Some people can control their weight just fine without a food scale, I suspect it's a combination of better hunger/satiation signaling, food choices, and sheer luck. But if someone's numbers don't seem to add up and they are struggling, attempting to be more accurate by weighing out portions is a great way to find the problem and refine your data.

    True, but if one uses the same measuring cup and weighs the contents, one might be able to get relative same measurements. I a COH, so I use the same measuring cups... ok lets just say cheap..... if I know a serving of oats measured in this cup will be 37-43gms, wont the rule averages apply? :/

    Sure, but that's just one example. I eat other stuff that I see a similar problem with. If you want to make mental or written notes of how all of your typical foods fit into your typical measuring utensils, instead of spend $15 on a food scale and just dump all your food into your dishes on the scale instead, that's another way to go :wink:

    After years of weighing and logging portions, I am WAY better at eyeballing what a serving of different foods looks like on my plates and bowls. But I find my view of a portion tends to creep up over time when I get cocky and decide I don't need the food scale anymore. But for some people they do develop that skill and do fine long term without weighing. Not me though!

    I think your nearly perfect ma'am.... my opinion is what counts...🤟
  • minimiss669minimiss669 Posts: 24Member Member Posts: 24Member Member
    Khartman6 wrote: »
    No tracker is a hundred percent. It can't be, it doesn't know your body composition, or true fitness level. I'd start by making sure the portions you are entering are what you're actually eating. A food scale is a must if you're just starting out. 2nd, what type of exercises are you doing? Could it be you're gaining muscle mass? When do you weigh yourself? It should always be the same day and time, and only once a week. Also, don't allow the scale to rule your decision on dieting, use it to track progress, but base your decisions by what you see in the mirror. If after a month you don't see any progress on the scale, and in the mirror then change something. As far as eating late, it depends on your goals. Carbs, other then vegetables, should always be avoided later in the day. If your lifting and looking to gain muscle mass, you should always have protein before bed.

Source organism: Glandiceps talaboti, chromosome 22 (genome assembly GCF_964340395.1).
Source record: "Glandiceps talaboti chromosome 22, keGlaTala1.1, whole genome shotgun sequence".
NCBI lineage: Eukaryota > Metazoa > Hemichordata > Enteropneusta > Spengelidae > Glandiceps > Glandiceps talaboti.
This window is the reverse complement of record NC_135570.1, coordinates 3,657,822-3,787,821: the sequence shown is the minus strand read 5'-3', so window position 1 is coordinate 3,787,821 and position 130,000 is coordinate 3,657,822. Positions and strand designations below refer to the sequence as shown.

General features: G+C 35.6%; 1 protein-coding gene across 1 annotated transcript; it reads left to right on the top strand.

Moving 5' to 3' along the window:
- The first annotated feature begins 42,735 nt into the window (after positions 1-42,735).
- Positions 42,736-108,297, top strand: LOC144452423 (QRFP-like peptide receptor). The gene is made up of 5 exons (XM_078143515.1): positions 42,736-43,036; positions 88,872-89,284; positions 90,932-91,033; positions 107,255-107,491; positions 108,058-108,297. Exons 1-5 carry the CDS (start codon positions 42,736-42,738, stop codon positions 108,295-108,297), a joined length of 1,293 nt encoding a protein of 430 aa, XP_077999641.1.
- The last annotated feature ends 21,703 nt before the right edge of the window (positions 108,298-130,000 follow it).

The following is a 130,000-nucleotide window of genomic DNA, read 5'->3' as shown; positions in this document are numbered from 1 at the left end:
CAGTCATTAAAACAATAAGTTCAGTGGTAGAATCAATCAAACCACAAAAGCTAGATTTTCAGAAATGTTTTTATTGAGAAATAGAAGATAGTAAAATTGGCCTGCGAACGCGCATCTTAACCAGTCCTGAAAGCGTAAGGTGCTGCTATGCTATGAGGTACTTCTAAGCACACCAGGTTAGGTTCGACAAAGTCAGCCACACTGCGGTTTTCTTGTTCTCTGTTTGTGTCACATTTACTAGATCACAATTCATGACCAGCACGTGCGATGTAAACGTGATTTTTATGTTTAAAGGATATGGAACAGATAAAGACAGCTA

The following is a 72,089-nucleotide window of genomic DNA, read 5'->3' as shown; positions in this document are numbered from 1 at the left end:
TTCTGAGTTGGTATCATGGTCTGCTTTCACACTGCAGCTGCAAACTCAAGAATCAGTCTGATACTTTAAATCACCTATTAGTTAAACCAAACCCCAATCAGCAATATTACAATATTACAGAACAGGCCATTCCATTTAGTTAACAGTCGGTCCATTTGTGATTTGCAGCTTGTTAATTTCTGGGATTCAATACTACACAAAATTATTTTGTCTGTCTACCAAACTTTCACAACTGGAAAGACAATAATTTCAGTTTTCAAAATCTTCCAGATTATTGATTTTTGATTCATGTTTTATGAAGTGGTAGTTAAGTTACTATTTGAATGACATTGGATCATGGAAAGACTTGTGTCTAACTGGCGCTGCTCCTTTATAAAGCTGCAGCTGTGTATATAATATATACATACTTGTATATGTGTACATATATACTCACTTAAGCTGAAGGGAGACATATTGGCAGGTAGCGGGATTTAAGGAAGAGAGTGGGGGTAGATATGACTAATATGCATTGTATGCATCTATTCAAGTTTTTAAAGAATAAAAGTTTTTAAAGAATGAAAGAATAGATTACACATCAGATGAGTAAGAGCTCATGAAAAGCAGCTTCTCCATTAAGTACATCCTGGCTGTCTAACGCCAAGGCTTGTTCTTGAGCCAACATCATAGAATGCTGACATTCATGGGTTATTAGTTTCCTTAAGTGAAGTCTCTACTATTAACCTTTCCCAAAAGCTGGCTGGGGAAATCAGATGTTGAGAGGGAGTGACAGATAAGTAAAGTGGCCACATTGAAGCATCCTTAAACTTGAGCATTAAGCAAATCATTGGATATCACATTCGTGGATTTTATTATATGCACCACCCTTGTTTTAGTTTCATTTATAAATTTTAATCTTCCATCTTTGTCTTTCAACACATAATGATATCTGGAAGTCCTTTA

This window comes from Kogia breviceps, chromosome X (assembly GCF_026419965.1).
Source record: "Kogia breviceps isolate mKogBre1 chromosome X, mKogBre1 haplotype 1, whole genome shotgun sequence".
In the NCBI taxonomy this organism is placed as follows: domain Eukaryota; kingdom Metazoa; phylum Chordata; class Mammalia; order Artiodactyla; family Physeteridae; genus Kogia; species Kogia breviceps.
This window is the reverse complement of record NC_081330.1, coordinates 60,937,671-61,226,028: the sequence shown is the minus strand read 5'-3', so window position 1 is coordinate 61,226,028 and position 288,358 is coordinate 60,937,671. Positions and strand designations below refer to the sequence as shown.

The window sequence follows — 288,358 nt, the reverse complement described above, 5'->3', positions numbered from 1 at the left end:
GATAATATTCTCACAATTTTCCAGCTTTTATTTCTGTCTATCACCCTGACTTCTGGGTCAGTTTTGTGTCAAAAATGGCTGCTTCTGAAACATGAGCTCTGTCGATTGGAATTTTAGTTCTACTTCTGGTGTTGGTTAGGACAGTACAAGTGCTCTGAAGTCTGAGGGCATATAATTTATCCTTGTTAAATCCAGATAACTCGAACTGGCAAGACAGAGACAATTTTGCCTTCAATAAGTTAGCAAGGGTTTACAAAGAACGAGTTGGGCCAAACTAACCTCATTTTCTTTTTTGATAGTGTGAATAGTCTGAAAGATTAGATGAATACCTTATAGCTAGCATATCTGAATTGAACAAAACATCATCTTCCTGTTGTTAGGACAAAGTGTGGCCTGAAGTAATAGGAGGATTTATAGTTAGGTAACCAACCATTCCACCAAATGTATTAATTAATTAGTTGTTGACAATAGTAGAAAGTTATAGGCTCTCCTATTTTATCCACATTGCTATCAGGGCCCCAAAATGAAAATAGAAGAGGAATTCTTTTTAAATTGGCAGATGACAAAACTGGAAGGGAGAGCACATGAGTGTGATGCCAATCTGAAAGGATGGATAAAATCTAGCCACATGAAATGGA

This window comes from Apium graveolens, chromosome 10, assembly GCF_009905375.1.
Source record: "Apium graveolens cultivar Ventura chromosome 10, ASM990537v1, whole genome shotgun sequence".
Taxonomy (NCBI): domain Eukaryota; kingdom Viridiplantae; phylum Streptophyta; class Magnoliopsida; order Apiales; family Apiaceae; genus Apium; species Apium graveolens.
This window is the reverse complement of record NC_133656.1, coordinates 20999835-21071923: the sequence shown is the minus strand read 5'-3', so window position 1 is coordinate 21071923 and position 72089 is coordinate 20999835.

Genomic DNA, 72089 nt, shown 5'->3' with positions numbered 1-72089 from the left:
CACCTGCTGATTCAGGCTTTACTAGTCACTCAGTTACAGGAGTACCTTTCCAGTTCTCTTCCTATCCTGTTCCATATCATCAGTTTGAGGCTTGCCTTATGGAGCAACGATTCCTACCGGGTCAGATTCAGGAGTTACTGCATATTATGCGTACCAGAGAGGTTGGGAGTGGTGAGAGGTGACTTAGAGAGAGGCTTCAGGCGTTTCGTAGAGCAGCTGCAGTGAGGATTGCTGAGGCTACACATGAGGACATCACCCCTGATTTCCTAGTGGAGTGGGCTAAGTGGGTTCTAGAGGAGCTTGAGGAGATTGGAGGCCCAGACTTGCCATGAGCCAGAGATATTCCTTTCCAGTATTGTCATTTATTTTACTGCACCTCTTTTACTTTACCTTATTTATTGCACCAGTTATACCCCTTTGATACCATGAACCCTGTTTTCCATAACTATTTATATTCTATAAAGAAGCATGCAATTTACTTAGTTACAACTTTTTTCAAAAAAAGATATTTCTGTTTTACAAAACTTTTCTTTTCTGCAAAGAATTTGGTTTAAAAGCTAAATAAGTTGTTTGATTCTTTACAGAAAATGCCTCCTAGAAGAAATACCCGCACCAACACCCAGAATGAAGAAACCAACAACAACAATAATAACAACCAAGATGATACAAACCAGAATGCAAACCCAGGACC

I think I should weigh myself less often because it has thrown me off, whether it is vowing to eat less that day or blowing it because I think it's not working. I like your advice to only use it to track progress.
  • PAV8888PAV8888 Posts: 6,727Member Member Posts: 6,727Member Member
    And then there's the one that says there's 94 calories in 1/2 cup of granulated splenda. that one is irritating, too.

    Well, it is irritating, I guess because it just about doubles the calories; but there would be at least 48 Cal in 1/2 a cup of GRANULATED Splenda :wink: https://www.splendaprofessional.com/studies-science/splenda-sweeteners-compared-sugar]
  • bmeadows380bmeadows380 Posts: 1,856Member Member Posts: 1,856Member Member
    PAV8888 wrote: »
    And then there's the one that says there's 94 calories in 1/2 cup of granulated splenda. that one is irritating, too.

    Well, it is irritating, I guess because it just about doubles the calories; but there would be at least 48 Cal in 1/2 a cup of GRANULATED Splenda :wink: https://www.splendaprofessional.com/studies-science/splenda-sweeteners-compared-sugar]

    Now that just ruins my day :( And they don't list that calorie information on the bag - I had never noticed the fine print until you told me this, but there is a small statement at the very bottom that says "free food up to 8 teaspoons" and "in some recipes, Splenda no calorie sweetener may contribute minimal calories"

    When I'm trying to make every calorie count, that is not news I want to hear!

    I wish Swerve wasn't so darned expensive; it baked well like Splenda does. I don't like using the stevia alternatives as they just don't seem to sweeten well in baked goods, and my luck, they'd be like splenda and add unknown and unwanted calories, too, in large quantities.